Let’s not forget cakes while you’re filling up your pantry. Flour is vital for providing structure to your bake. Flour isn’t a cake-specific tool, though — you’ll need it for thickening sauces and gravies, too. And cookies. And bread. Okay, all baking.
Baking is good for your soul, so after stocking up your pantry, get familiar with some of the techniques.
Garlic and onion
These are excellent for when you’re plagued by vampires or generally want to add any flavor at all to a chili, curry, pasta dish, cooked salad… you name it.
Red onions are a little less biting in terms of flavor, so you can caramelize them and stick them on pizzas and salads and even eat them as wedges.
Honey isn’t just a sandwich topping or sweetener for herbal teas.
You can roast veggies and meat in it, use it when putting together sauces, and include it as a natural sweetener in desserts and cereals. Make sure there’s some honey in your closet for sweetness on-hand.
Sheesh, that’s a lot of stuff to buy. But don’t worry! You needn’t spend the Earth to eat the healthiest stuff that grows out of it.
- Head straight for the bulk bins. Whether you need a bunch of beans or a load of lentils, plenty of stores have bulk bins that sell by weight. If you don’t need a massive amount of something, like chia seeds, for example, you can just buy what you need. Plus, less waste. Win-win.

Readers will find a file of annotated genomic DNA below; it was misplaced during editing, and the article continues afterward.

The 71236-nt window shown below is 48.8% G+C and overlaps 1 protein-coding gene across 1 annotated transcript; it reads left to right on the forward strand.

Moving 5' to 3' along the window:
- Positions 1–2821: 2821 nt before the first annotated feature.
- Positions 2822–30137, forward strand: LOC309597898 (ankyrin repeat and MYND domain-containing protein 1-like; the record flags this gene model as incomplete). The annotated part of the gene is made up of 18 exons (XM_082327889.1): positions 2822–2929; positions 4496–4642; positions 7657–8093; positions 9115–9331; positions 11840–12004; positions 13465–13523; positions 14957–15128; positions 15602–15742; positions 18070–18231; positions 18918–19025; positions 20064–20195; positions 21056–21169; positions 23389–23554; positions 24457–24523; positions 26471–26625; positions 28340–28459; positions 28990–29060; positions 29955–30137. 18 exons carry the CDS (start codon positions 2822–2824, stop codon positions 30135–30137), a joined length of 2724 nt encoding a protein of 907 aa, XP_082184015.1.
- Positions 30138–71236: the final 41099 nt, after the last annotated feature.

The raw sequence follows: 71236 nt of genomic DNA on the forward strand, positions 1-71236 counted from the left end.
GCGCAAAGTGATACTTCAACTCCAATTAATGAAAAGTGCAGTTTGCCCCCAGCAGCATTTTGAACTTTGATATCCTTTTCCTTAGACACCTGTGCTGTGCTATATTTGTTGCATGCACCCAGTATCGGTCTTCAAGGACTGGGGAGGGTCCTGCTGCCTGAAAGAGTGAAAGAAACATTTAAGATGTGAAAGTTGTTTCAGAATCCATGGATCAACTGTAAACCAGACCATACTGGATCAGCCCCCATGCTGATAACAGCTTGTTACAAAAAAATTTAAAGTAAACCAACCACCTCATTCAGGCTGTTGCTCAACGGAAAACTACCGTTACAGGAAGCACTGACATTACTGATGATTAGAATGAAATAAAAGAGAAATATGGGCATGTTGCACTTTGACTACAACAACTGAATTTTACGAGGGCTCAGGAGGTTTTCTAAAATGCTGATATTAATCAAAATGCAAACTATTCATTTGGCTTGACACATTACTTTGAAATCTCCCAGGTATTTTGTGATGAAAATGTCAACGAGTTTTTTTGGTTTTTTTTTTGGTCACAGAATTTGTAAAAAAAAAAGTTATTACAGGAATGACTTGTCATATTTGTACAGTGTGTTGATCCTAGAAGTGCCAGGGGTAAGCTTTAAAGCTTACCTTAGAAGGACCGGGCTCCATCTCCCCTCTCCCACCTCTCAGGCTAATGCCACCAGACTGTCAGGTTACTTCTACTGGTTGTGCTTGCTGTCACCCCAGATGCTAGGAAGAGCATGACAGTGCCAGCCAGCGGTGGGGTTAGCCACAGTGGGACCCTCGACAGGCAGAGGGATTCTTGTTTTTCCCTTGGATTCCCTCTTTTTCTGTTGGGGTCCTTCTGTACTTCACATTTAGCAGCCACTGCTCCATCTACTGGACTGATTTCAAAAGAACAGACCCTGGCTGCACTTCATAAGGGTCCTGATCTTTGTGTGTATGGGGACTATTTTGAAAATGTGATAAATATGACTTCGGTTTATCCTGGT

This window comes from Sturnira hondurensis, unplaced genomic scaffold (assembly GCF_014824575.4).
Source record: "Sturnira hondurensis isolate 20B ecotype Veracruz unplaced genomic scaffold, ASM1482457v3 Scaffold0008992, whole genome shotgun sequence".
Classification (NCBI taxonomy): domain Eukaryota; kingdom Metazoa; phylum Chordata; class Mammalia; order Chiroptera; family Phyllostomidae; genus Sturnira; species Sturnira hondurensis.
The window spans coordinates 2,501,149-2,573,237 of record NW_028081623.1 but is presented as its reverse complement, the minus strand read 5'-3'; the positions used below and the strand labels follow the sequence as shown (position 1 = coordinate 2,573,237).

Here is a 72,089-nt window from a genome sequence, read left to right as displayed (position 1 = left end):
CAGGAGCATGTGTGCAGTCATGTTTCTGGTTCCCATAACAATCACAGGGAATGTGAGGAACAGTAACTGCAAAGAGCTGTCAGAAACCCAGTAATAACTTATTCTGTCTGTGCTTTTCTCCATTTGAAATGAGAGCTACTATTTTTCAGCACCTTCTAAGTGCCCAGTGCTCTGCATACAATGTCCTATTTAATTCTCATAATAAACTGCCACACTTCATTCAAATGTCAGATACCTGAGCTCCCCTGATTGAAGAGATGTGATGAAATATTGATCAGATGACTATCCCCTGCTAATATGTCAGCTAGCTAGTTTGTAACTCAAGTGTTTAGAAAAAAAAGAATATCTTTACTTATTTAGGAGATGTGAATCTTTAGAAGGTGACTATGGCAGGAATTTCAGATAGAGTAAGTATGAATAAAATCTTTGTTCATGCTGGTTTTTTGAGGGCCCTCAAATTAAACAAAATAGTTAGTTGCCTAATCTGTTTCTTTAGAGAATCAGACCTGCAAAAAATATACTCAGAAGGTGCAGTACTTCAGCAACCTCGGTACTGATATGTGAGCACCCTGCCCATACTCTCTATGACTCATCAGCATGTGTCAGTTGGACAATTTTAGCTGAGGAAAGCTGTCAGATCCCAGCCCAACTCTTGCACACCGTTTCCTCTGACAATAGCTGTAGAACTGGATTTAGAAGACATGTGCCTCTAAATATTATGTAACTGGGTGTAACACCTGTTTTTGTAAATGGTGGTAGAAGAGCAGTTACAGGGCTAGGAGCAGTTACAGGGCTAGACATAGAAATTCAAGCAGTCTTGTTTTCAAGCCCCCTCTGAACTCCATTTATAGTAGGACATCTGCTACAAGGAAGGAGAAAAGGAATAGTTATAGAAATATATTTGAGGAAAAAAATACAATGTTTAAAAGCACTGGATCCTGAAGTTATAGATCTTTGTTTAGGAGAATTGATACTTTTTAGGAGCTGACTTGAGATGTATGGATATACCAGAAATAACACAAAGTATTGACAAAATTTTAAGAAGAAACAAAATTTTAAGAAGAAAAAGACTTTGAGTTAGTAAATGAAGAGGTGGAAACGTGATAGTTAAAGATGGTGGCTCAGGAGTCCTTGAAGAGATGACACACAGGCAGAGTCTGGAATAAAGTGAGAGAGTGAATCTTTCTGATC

- Split bulk purchases with friends. Of course, you don’t need all the beans in the world every time. In those cases, split bulk purchases with friends who may need the same. Same bulk savings, less food going off.
- Post-seasonal sales. Pumpkins aren’t en vogue year-round. The moment Halloween is done, have your own trick-or-treat in the store isles. Do this after every holiday to see what you can stock up on.
- Be aware of expiration dates. Save all the money you want on goods at the store, it’s wasted money if you don’t use the food before it goes off. Move soon-to-expire goods to the front of the shelf to make sure they go to good use.
- Coupons, coupons, coupons. Keep a coupon book and make sure you use the ones at your favourite store. Stock up even on things you don’t need at the moment — canned goods stay fresh for ages and the savings cut your budget over time.
- Dodge the big brands. Many stores’ own brand goods are just as good as the more expensive brands at a pinch of the cost.
- Make your own. Making your own nut butter or growing your own veg, if that’s possible, is a great way to cut down costs and use up items in your pantry.